10 Reasons to Eat More Bacon

Written by Ken Swearengen
Posted April 19, 2016

Is there anything better than waking up to the smells and sounds of applewood-smoked bacon sizzling in the frying pan?

It's hard to argue that bacon isn't one of the most delicious foods in the world. Unfortunately, due to some bad science, bacon's reputation has been damaged over these past few decades.

For most people, bacon is considered more of a guilty pleasure than part of a healthy diet.

However, bacon is actually much healthier than the brainwashed Medical Establishment would lead you to believe...

Here are 10 reasons to enjoy a hearty helping of bacon any time of day.

1. It stops food cravings. The one property of bacon that's been blasted by misguided medical professionals also happens to make it an excellent weight-loss food: Its high saturated fat content.

Most Health Wire readers know there is absolutely no sufficient evidence to warrant the current establishment claims that saturated fat consumption causes heart disease and weight gain.1

On the contrary, saturated fat actually fills you up faster than high carbohydrate foods, which means you'll eat less to feel full. In fact, studies have shown that people who increase fat intake and decrease carbohydrate intake witness unparalleled long-term weight loss.2

2. Bacon raises high-density lipoprotein cholesterol. HDL, or “good” cholesterol, is one of the most important markers for heart disease. The higher your HDL levels, the better your health — and conversely, the lower your HDL, the higher your chances of developing heart disease.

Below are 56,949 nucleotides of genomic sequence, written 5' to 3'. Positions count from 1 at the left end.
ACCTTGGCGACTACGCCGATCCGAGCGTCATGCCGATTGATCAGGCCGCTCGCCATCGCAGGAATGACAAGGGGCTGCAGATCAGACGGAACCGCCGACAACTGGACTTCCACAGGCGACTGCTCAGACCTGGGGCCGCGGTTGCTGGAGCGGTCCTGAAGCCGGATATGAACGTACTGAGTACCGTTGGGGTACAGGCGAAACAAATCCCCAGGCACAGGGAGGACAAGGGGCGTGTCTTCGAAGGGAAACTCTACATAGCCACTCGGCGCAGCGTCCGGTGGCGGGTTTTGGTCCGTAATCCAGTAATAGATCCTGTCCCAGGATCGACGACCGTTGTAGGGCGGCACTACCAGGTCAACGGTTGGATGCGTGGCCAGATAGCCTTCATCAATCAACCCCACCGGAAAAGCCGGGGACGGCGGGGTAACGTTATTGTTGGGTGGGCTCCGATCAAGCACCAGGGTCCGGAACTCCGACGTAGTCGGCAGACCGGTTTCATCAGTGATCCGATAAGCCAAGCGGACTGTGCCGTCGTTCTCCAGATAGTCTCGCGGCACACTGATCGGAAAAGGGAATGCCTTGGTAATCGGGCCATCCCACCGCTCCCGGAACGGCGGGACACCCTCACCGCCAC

This is another benefit of bacon's high saturated fat content. It has been shown time and again that eating saturated fat is one of the most effective ways to increase your HDL levels.3 So despite all that crap about saturated fat being bad for your heart, it turns out it's actually good for your heart!

Another obvious conclusion of these studies: Low-fat diets may actually be killing your arteries.

3. It's low in carbs. Carbohydrates — not saturated fat — will make you fat. While the science is complex, it all has to do with how the fat-storing hormone insulin is affected by each macronutrient. Carbs raise insulin levels way more than fats do; and the more insulin you have in your blood stream, the more the food you eat will be stored as fat.

You can find a whole list of studies showing the superiority of low-carbohydrate diets here — and now many studies are starting to link excess carbohydrate intake with heart disease, diabetes, stroke, cancer,4 sexual dysfunction,5 and possibly even Alzheimer's disease.